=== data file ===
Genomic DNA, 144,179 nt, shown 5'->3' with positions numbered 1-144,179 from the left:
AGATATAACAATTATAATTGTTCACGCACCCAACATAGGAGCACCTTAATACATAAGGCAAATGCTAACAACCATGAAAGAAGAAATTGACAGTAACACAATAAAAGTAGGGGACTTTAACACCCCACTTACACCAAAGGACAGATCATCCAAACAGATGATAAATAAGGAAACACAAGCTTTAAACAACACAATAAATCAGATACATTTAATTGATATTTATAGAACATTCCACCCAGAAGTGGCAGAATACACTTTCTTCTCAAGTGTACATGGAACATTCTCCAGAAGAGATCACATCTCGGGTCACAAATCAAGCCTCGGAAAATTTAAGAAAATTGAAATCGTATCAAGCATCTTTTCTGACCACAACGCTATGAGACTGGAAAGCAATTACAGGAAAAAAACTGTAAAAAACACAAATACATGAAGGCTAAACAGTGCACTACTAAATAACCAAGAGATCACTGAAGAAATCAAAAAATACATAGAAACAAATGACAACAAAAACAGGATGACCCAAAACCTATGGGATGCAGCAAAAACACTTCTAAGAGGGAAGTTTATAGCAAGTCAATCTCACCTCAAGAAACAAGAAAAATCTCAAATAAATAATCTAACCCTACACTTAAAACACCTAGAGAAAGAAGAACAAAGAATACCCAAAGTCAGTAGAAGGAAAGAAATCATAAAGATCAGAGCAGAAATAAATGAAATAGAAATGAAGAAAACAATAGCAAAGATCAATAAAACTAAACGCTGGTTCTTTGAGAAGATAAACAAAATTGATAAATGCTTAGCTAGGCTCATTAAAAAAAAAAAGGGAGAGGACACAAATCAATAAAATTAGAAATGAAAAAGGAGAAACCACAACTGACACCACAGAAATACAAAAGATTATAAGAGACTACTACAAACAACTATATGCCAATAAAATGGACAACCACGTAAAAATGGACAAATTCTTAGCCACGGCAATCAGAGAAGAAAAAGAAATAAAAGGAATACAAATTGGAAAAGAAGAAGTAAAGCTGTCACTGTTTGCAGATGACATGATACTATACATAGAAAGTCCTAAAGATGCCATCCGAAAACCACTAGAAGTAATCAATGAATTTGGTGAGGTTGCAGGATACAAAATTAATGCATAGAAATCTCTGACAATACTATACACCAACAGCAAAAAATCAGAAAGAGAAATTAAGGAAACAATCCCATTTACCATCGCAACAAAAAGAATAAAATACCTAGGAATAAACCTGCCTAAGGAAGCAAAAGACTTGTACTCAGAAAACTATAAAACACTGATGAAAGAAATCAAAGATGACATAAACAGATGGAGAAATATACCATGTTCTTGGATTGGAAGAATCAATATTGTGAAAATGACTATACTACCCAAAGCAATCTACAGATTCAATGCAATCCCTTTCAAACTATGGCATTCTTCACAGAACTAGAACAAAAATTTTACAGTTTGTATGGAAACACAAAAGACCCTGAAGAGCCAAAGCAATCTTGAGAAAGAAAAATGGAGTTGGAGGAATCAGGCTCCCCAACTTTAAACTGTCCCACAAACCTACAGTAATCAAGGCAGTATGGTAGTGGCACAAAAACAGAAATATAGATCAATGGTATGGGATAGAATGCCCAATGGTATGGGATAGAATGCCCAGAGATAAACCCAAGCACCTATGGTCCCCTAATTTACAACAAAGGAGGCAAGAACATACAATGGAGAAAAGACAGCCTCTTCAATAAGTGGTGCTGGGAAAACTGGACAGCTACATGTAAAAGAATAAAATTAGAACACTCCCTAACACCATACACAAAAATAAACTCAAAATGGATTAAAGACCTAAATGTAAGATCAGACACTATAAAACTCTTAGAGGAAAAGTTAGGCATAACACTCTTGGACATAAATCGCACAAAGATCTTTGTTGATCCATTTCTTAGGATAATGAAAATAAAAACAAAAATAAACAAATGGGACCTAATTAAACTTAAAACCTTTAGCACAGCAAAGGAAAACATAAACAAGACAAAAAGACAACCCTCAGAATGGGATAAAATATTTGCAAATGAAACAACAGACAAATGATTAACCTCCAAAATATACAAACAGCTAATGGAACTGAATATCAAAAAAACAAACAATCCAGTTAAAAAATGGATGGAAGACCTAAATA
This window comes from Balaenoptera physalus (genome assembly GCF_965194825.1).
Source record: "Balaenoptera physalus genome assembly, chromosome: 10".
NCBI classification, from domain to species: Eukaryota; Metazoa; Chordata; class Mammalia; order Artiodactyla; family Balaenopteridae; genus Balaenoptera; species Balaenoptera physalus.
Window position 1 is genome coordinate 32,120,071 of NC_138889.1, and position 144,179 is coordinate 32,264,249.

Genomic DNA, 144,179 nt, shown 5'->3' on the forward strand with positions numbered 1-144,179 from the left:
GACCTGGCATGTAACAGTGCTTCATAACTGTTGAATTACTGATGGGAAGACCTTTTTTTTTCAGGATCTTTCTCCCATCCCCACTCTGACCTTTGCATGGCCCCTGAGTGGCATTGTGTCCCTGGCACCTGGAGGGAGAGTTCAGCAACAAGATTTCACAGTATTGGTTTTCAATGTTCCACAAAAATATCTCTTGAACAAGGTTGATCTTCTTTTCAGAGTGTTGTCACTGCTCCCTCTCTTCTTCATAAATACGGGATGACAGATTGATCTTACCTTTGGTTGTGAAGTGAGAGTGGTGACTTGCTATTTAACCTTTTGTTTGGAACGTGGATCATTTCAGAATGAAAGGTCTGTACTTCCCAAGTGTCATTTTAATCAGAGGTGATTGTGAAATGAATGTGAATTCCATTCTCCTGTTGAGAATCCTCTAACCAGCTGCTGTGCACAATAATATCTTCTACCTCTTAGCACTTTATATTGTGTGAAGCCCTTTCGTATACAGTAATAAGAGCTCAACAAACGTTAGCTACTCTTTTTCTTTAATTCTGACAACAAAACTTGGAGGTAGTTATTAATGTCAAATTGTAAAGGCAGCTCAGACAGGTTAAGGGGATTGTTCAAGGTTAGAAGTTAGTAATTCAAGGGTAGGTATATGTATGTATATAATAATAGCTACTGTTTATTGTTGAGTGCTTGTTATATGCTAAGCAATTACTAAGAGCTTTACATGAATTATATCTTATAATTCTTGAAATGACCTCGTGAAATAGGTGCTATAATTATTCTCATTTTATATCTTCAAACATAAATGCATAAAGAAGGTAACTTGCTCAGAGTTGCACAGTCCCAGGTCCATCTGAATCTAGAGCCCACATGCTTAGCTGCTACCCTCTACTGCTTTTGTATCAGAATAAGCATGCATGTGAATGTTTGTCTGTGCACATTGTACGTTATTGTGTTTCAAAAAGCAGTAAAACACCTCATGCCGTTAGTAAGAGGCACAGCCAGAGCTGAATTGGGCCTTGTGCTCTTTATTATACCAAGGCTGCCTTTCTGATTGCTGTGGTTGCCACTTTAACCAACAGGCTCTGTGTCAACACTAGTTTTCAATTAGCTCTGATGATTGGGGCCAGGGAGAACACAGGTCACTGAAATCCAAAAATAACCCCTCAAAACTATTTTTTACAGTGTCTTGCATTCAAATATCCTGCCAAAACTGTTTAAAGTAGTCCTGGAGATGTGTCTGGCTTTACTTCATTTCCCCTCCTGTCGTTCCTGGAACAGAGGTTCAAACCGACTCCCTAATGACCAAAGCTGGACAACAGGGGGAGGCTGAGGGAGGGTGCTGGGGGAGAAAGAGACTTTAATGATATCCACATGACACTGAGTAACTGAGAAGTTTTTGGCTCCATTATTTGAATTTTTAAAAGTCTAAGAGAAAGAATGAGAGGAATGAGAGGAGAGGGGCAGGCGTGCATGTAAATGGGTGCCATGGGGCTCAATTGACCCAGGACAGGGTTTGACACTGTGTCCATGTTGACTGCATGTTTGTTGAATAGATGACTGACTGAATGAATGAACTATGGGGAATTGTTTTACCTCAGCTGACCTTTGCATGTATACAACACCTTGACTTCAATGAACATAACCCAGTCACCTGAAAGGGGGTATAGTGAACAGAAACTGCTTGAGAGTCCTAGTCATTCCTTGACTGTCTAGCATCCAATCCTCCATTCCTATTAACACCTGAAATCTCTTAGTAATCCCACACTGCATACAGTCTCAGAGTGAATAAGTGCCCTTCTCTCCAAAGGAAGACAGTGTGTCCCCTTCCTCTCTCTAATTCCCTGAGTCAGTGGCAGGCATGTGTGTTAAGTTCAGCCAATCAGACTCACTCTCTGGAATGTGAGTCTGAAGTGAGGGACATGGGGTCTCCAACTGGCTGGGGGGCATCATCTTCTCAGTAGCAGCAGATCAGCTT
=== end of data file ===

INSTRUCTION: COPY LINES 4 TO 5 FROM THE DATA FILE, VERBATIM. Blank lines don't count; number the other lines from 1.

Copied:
Source record: "Balaenoptera physalus genome assembly, chromosome: 10".
NCBI classification, from domain to species: Eukaryota; Metazoa; Chordata; class Mammalia; order Artiodactyla; family Balaenopteridae; genus Balaenoptera; species Balaenoptera physalus.